IMG_3115[1]Sept 6, 2014. I’ve never chaired a conference session before and today was my first time. The speakers were kind as pie and intrigued the audience enough to generate lots of questions. They made my job easy! But, I’ll take that as another reason to celebrate which of course means…. the daily macaron! I think I went to heaven! Today’s macarons are brought to you by the number OMG and the letter I NEED MORE! I believe the name of the shop was Serain Cappe and I will have to find it again. I know the macarons look unassuming. The same smooth outside, filling peeking out in the middle. They were both very fat which makes me think they were made at the store instead of shipped in from elsewhere. The brown one is praline and it caused me to literally “OMG YUM” over my notebook. It was a little sweeter than maybe it should have been but it was otherwise perfect. The meringue stayed crispy, the inside was chewy, the filling didn’t completely soak into the meringue. Serious oh yeah! The vanilla macaron was also smooth, crispy, and quite nice. Not sure why I asked for vanilla since I’ve already had a vanilla macaron and I’d say they’re generally boring, but such is life. The most popular ice cream flavour is vanilla and that just might be true with macarons too.

IMG_3112[1]Sept 5, 2015. Today was presentation day at WAPOR and the audience had lots of great questions for me. Naturally, a celebration of the blessed event was in order.  So here goes. I stopped at a place called Mimosa, which was actually a very nice candy store. I’ve seen a number of candy stores here and they are NOTHING like what we have at home. I’ll have to take a bunch of pictures. Anyways, the macarons obviously weren’t made there but they had a bunch of different, interesting flavours. The unappetizing grey macaron is licorice! It was a little sparkly, crispy on the outside and soft on the inside. It wasn’t the best licorice flavour, it was a little odd, but the sweetness was good. And, the filling didn’t melt into the meringue. The second macaron was lime & cactus. Despite the picture, it’s actually kind of green on the outside and very pink on the inside. It too was crispy on the outside but it was mushy and wet on the inside. The lime was a nice flavour, a good sweet and sour mix with the cactus. I’m already looking forward to tomorrow!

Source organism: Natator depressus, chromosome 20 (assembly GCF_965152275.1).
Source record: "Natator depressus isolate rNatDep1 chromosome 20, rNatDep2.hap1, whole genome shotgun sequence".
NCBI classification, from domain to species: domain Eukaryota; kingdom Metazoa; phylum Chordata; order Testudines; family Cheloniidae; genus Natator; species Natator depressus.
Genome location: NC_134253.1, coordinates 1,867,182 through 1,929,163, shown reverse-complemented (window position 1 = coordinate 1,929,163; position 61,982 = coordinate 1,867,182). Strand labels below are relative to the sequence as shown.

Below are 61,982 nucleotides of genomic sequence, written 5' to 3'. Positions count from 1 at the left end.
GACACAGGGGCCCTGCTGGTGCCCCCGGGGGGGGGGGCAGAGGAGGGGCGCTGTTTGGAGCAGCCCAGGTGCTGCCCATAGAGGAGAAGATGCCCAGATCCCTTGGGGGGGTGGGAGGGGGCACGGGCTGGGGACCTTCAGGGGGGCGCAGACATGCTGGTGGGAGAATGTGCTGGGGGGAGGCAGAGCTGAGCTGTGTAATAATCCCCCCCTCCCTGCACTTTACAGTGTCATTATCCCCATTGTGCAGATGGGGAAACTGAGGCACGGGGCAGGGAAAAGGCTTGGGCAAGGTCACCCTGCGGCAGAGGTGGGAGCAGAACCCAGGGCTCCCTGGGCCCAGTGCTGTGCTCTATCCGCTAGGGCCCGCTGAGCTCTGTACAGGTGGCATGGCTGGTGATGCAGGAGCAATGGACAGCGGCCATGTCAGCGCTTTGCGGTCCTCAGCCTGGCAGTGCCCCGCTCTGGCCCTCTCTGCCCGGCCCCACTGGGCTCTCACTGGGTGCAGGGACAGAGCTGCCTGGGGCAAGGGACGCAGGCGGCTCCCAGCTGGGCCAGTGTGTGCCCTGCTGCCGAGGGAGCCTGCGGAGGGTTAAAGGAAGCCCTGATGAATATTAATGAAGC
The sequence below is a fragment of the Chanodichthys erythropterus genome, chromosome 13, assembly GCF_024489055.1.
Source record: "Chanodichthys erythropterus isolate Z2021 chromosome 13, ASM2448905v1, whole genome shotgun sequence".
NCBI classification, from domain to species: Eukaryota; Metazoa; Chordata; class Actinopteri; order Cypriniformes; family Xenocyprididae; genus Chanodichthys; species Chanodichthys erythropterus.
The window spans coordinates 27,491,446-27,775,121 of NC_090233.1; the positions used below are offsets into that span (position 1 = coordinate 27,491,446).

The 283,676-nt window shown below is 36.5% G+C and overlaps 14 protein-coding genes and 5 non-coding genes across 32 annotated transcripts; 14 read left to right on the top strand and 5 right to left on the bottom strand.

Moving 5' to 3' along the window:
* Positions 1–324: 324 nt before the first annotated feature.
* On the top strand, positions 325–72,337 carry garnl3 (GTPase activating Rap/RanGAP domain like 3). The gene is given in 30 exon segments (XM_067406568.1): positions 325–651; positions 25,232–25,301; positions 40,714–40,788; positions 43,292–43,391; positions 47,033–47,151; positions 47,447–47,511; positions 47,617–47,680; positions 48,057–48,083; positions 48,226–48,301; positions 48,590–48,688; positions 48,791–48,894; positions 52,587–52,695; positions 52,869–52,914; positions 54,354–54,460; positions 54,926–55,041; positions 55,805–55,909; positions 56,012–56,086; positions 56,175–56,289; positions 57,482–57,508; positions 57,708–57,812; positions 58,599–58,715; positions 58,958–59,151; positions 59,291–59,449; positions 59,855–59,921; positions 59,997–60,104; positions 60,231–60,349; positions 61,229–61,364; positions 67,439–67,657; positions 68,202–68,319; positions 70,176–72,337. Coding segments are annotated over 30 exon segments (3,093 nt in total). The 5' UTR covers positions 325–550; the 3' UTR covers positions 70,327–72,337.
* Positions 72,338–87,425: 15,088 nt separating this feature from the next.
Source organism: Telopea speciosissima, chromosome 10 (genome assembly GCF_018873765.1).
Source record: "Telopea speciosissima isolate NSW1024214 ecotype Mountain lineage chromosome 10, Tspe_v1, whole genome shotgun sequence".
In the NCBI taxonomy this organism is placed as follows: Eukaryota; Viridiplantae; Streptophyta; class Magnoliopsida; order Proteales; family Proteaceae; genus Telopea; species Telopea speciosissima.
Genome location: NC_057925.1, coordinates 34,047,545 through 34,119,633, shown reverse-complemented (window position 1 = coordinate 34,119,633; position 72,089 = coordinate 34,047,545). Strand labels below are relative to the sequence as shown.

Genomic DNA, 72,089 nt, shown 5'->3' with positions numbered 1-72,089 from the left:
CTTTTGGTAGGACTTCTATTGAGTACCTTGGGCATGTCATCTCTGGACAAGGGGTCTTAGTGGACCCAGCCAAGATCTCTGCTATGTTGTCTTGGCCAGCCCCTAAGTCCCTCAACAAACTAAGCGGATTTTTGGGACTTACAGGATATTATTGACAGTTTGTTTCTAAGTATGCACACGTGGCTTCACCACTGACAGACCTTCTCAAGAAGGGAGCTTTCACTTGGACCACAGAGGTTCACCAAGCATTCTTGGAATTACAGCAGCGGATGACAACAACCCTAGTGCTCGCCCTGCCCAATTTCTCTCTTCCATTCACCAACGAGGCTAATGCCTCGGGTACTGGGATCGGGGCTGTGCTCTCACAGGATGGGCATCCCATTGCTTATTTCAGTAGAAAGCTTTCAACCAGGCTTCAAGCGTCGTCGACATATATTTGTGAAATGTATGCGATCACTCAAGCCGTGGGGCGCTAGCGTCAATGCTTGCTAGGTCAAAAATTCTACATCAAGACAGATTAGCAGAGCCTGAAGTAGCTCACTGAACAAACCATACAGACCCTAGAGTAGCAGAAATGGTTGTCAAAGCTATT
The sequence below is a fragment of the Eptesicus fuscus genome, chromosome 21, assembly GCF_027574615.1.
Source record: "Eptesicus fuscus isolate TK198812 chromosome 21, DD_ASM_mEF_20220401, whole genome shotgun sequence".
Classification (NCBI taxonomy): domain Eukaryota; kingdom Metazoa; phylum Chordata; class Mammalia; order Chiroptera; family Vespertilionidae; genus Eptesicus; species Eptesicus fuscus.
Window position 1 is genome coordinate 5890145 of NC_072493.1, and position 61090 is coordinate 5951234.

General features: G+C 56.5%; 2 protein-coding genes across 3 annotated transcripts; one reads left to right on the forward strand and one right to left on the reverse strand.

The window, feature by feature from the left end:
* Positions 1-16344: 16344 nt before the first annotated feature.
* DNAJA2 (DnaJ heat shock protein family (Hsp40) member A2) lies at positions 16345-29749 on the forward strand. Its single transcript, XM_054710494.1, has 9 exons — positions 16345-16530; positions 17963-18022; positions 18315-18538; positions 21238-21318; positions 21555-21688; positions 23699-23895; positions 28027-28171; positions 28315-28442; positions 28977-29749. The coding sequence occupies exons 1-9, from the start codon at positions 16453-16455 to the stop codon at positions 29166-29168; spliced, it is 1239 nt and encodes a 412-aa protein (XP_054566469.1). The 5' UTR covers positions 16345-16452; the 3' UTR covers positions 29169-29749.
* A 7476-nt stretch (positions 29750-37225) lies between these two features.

macarons, gossetSept 4, 2014. I didn’t manage to find any macarons between the hotel I’m staying at and the conference hotel but have no fear.  To compensate for hours of sitting on my butt, a little exercise was in order. Aaaaaaaand, that included Gosset Boulanger Patissier. Sadly, they didn’t label the flavours so I simply practiced my stunning french (Deux macarons s’il vous plait) and pointed at two – the two most boring ones I could see. I think the white one was vanilla and the light brown one was caramel. Both macaroons had the traditional smooth shiny outside. They were crispy on the outside and smooshy on the inside. You could actually see the filling inside as opposed to the filling having been completely absorbed by the meringue. They were nicely sweet, just like the three bears. However, and this a big one, I do believe that these macaroons were not made in the store. They were set in plastic trays, there were only about 8 kinds, and they really looked like they just got dropped off at the store every few days. So, while they were good, I prefer to patronize 100% self-sufficient bakeries. Which means I won’t be going back for a second look.

macaron, nice, france, wapor, esomar, L'Art GourmandSept 3, 2014. Today my mission was simply to arrive before the conference started (first plane was late, but I caught the second plane because it too was late, hence I succeeded!). The second priority was to find the conference hotel and some dinner. Which means I had to walk by a bakery. Today I found L’Art Gourmand which is a STUNNING candy shop. They had many kinds of homemade style candy from jelly to nougat to chocolate and, yes, macarons. I chose a chocolate and an almond macaron. Both macarons looked very homemade and lacked the typical shiny smooth appearance you may be used to. But, they were the right size and shape, though not machine perfect as i suspect many are. They were also hefty and had a heavy filling. The chocolate macaron didn’t seem quite sweet enough and tasted more like chocolate powder. The almond macaron had a light taste, very nice. I wouldn’t go back for the macarons, given that there are likely to be many many other choices but if I can find the shop again, I will fork out a wad of dough for a one time ever nougat treat ($5 per 100 grams!).